Cristiano Ronaldo wasted little time in making a rallying call to his new Manchester United teammates. Having secured an unexpected return to Old Trafford, it was widely reported that the 36-year-old, considered one of the game’s greats, gave a speech in which he claimed standards would have to be lifted for the team to fulfil its potential.
One wonders how closely Ole Gunnar Solskjaer was listening. After two-and-a-half years of building, the arrival of Ronaldo, along with that of Jadon Sancho and Raphael Varane, changed the landscape for the Norwegian who is all of a sudden expected to win major honours this season. Why else would these world class players have been signed?
Standards, however, have not been lifted. In fact, United have lost three of their last four fixtures with defeat to Aston Villa on Saturday dropping the Old Trafford to fourth place in the Premier League table. They are also on the back foot in the Champions League having lost to Young Boys and are already out of the Carabao Cup after the mid-week loss to West Ham.
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Even when Manchester United have won this season, they have been largely unconvincing. They needed a Man of the Match performance David de Gea to claim all three points against Wolves, were pegged back by Newcastle United before staging a late surge and had a de Gea penalty save in stoppage time to secure a win over West Ham.
The parallels between Solskjaer’s United and Frank Lampard’s Chelsea are growing stronger with every passing game. Hired on the basis of his standing with the club’s fanbase, Lampard embarked on a rebuild of the Chelsea squad that had the club heading in the right direction.
That was until a blockbuster summer transfer window which saw a number of top tier players arrive at Stamford Bridge. With this flurry of signings, the expectations of Lampard and team changed. While they had previously been afforded patience to gradually grow, now Chelsea were expected to be the finished article.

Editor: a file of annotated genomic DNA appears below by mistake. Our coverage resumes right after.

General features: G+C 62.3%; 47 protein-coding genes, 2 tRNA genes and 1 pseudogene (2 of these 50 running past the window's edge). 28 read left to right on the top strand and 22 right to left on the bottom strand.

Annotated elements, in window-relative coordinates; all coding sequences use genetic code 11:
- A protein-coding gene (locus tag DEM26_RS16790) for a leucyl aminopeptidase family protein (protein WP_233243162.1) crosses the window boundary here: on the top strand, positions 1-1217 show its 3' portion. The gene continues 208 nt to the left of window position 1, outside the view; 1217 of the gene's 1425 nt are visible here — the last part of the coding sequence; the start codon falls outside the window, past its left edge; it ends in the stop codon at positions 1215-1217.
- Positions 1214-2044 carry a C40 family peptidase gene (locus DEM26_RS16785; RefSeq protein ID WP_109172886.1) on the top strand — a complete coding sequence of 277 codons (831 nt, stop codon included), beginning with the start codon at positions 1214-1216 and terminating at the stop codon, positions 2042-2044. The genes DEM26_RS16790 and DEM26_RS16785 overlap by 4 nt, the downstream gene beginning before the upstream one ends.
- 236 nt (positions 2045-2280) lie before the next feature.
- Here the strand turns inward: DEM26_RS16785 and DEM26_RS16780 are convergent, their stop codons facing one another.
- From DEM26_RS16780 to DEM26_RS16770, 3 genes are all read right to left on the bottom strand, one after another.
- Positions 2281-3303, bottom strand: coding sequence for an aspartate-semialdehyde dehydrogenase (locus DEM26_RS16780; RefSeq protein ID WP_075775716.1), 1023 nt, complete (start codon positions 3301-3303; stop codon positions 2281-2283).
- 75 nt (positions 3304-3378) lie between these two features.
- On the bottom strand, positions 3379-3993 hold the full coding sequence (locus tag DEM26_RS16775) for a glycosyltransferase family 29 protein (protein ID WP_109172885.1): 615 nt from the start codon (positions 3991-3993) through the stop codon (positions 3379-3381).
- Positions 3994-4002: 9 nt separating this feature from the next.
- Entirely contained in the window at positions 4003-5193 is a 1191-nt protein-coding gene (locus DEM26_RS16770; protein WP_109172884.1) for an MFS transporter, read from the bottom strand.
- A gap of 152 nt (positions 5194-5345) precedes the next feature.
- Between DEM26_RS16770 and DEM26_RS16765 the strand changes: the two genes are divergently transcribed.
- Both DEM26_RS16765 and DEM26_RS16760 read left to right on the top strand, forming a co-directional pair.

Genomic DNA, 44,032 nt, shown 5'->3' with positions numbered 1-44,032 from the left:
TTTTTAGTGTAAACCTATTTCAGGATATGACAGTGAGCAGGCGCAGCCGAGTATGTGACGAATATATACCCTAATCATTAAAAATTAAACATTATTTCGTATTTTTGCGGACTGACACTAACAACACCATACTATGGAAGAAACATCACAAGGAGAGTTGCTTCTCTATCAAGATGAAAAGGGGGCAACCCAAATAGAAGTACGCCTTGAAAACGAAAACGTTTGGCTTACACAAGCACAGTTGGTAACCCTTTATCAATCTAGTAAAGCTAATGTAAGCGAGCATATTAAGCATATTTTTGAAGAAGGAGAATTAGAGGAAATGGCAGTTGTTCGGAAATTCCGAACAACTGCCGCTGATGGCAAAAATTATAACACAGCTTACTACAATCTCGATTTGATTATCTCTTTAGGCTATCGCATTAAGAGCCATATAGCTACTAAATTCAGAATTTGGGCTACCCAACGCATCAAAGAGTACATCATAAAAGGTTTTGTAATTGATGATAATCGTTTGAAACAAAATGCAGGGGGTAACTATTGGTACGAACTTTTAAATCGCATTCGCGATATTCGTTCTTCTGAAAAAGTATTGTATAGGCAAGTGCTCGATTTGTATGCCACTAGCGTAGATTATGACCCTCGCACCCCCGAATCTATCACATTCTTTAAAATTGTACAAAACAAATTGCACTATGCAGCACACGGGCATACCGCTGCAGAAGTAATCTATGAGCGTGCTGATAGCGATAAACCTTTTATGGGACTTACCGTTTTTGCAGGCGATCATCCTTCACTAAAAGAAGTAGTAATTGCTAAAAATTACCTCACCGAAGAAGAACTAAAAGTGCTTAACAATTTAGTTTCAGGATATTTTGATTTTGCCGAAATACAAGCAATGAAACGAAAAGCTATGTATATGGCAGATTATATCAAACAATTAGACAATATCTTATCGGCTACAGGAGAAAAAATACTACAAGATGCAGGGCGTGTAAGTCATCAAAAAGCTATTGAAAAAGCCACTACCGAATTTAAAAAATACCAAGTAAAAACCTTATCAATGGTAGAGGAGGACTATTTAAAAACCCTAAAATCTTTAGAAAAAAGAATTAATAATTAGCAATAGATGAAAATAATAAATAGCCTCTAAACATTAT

Lampard struggled to find the right shape and system to harness the likes of Kai Havertz and Timo Werner who were deemed too good, and too expensive, to be left out of the lineup. As results and performances worsened, Lampard blamed referees and media pressure for his own shortcomings as a tactician and a coach before he was ultimately sacked.
Solskjaer now appears to be suffering an eerily similar fate. He too had rebuilt his team, but is faltering now that incremental progress is no longer deemed good enough. As was the case for Lampard as Chelsea boss, Solskjaer is being scrutinised for his apparent lack of tactical nous. His man management skills aren’t enough.
Sancho has become Solskjaer’s Havertz. Signed from the Bundesliga, where he’d shone over a number of seasons, for a hefty transfer fee, there doesn’t appear to be a clear role for Sancho in United’s first team - he didn’t even make it off the bench for the defeat to Aston Villa.

Kortney Hause celebrates his goal for Aston Villa, Manchester United vs Aston Villa, Premier League, Old Trafford, Manchester, September 25, 2021

Image credit: Getty Images

Balance has become a problem, with United frequently too top-heavy when Bruno Fernandes and Paul Pogba are played together in midfield. Pogba has been used on the left side more than once this season, but then this denies a starting spot to one of United’s top level wide forwards, including Sancho.
Lampard’s shortcomings were further underlined by the immediate success enjoyed by Thomas Tuchel as his successor and there is a growing sense that Manchester United, who boast their strongest squad since Sir Alex Ferguson’s retirement, need another manager to accelerate progress.
At the time, Manchester United’s summer activity represented the perfect transfer window for Solskjaer who was handed the talent to mount a genuine title challenge. However, it may, in retrospect, be remembered as the beginning of the end for the Norwegian as the club’s manager.
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